Scott Galindez: Ohio Back In The Spotlight
Ohio Back In The Spotlight
In 2004, Kenneth Blackwell, long lines and accusations of problems with voting machines dominated the headlines. Ohio and Florida were the battleground states everyone pointed to as the bellwethers in the race between Kerry and Bush.
In 2008, both states are back in the spotlight. Florida would rather not be; they broke the rules and had their delegates stripped, but Ohio is in the position every state wants. They are in a position to decide if the race for the Democratic Party nomination should continue, or if it's time to crown the nominee.
If Ohio and Texas give Sen. Hillary Clinton wins by substantial margins, the race goes on, but if the margins are close or Sen. Barack Obama wins one of the states, he will be the Democratic Party nominee.
The Clinton campaign has pointed to Ohio and Texas as their firewall for the last month. It may have been a big mistake. The rules in Texas favor Obama, and the demographics in Ohio are similar to Wisconsin, a state in which he trounced Clinton.
The Clinton campaign has poured a lot of resources into Ohio, and even former President Bill Clinton has described the state as a must win.
The polls in Ohio have Senator Clinton ahead by 7 to 9 points; two weeks ago she was up by 14 to 21. The reason the Clinton campaign felt good about Ohio is, prior to February, she was the choice of blue-collar workers. In recent contests, however, Obama has been winning that vote. Mark Penn, the chief strategist for Clinton, dismisses those gains by Obama. "We were out spent significantly in those states; that is not going to happen in Ohio, Texas and Pennsylvania," said Penn.
The Clinton camp needs to regain its advantage among white blue-collar voters to have a chance in Ohio. The Obama campaign is aggressively courting them. The endorsements of four major national unions, including the Teamsters and SEIU, are a big boost in those efforts. The United Food and Commercial Workers Union is airing spots for Obama in Ohio, a move that has come under fire by the Clinton campaign. They say Obama is breaking a pledge to not accept assistance from outside groups.
Obama's campaign has also angered the Clinton campaign for what they call misleading mailings to Ohio voters.
"Shame on you, Barack Obama," Senator Clinton said at a news conference on Saturday, holding the fliers and shaking them in the air as she spoke. "It is time you ran a campaign consistent with your messages in public. That's what I expect from you. Meet me in Ohio. Let's have a debate about your tactics and your behavior in this campaign."
The fliers in question criticize Senator Clinton's support of NAFTA and mandates in her health care plan the Obama campaign says could lead to to forcing people to buy something they can't afford.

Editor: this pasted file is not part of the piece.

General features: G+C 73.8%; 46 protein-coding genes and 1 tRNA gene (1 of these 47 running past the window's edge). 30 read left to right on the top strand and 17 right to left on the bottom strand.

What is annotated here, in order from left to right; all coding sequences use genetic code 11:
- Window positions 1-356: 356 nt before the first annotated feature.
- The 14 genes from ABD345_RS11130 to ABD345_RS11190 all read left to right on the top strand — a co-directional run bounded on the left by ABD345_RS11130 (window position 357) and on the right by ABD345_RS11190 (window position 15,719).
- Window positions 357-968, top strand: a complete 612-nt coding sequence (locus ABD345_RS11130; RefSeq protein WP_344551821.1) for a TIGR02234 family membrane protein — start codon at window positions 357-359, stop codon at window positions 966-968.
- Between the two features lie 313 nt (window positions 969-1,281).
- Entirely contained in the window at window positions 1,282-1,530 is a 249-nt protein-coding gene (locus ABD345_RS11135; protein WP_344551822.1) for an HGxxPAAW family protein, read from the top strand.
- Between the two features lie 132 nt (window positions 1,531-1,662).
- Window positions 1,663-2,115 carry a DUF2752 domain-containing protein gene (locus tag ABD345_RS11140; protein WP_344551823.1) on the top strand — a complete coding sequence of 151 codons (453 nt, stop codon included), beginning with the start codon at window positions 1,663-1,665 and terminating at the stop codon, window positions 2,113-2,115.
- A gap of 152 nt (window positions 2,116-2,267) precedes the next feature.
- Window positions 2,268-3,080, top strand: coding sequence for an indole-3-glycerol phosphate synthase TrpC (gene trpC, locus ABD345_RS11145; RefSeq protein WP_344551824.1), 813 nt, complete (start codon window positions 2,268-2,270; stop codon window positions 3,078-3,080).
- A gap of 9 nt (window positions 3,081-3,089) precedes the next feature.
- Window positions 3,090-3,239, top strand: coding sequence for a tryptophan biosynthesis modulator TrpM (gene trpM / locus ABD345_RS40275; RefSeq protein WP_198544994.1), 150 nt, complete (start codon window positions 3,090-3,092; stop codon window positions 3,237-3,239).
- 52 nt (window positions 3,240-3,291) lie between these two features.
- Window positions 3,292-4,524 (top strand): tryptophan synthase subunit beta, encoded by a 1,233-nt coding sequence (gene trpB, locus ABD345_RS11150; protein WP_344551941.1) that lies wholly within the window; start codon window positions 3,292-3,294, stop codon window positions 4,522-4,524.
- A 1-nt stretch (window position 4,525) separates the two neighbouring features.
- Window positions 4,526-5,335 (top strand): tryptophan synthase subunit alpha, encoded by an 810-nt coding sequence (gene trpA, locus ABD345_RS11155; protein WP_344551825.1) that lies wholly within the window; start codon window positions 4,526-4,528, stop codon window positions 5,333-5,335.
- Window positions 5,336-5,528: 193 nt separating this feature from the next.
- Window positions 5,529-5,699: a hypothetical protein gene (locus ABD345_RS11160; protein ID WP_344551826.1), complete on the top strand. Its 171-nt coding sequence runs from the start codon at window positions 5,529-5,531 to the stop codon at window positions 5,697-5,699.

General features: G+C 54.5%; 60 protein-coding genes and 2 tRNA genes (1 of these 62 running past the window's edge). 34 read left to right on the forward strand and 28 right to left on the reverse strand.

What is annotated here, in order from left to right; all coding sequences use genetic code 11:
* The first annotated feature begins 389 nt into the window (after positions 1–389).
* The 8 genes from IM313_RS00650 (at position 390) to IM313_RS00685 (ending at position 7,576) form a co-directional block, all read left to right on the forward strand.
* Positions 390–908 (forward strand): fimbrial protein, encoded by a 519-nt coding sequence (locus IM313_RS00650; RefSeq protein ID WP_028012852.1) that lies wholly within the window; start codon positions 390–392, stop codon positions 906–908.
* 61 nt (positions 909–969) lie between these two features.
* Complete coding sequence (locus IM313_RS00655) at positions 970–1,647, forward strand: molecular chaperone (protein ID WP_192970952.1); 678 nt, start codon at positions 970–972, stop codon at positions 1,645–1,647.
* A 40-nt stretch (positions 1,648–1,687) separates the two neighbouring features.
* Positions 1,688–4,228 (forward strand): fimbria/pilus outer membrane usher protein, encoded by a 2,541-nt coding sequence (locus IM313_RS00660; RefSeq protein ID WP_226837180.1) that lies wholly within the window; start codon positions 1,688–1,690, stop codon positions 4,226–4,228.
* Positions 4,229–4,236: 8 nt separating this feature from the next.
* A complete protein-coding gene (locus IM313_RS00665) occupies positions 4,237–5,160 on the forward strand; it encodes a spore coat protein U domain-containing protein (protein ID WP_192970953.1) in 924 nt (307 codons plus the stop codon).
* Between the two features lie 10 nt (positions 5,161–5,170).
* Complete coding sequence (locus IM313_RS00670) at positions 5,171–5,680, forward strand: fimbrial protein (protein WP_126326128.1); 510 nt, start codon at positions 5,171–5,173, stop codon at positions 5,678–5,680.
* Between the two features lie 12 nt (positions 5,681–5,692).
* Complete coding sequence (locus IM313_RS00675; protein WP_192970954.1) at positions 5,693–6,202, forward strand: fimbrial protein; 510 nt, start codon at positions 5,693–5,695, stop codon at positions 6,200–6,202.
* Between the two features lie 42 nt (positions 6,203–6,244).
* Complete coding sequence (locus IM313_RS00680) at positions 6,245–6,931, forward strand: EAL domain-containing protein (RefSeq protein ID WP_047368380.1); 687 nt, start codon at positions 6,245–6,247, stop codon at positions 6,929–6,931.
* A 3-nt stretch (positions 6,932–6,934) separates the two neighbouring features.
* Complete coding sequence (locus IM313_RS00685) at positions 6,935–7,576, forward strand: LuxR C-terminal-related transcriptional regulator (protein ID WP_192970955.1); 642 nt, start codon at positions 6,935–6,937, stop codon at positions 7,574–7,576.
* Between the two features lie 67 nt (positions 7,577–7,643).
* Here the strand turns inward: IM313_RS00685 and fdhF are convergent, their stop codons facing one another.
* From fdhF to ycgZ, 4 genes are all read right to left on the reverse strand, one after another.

The Clinton campaign says the health care mailing is no different than the famous Harry and Louise ads that helped derail the Clintons' health care plan in the early 90s. They also say Senator Clinton has been critical of NAFTA for years and never used the word "boon" when describing it. Newsday has recently admitted the word "boon" was a characterization of her position.
You can see the NAFTA flier by clicking on the following link: http://www.truthout.org/docs_2006/B022508A.shtml.
You can see the image the Clinton campaign says is similar to the Harry and Louise ads here.
Obama's campaign fired back, "Everything in those mailers is completely accurate. We look forward to having a debate this Tuesday on the facts, and the facts are that Senator Clinton was a supporter of NAFTA and the China permanent trade treaties until this campaign began."
Its statement added that, on health care, Clinton "herself has said that under the Clinton health care plan, she would consider 'going after the wages' of Americans who don't purchase health insurance, whether they can afford it or not."
Obama responded at a news conference later in the day, saying he's puzzled why Clinton brought up the mailers now because they had been circulating for days. "It makes me think there is something tactical about her getting so exercised this morning," Obama said.
The Demographics in Ohio Are Similar to Wisconsin
In an article for the Washington Examiner, Philip Elliott wrote, "Senator Clinton's Democratic presidential campaign had counted on support from women, and less educated and less affluent voters. They weren't there for her in Wisconsin; if the trend continues, they might not be there for her in Ohio."
Rival Barack Obama claimed those demographics Tuesday and completed a 10-state string of wins that again shuffled the Democrats' nominating contest. As the two head toward Ohio's March 4 primary, the state's demographics offer scant reason for the Clinton camp's public optimism.
"He fractured her coalition totally," said Paul Maslin, who was a pollster for former Democratic presidential candidate Bill Richardson, but is unaffiliated in the current race. "If this is a preview of Ohio, she is in trouble."
The African-American vote is smaller in Ohio, but could provide enough cushion for Obama if he continues to tie Clinton among white voters as he has in recent contests. In the 2004 general election, African-Americans made up 10 percent of the vote. That number should be larger in the Democratic primary. Latinos made up only 3 percent of the vote in 2004. Obama has been winning as much as 90 percent of the African-American vote, a number that gives him a significant advantage in any state that has a significant African-American voting bloc.
Both sides are pointing to advantages they believe they have in the state. Senator Clinton must win big here or Senator Obama will maintain his lead in the popular vote and among pledged delegates. Those leads will be hard for the "super delegates" to ignore.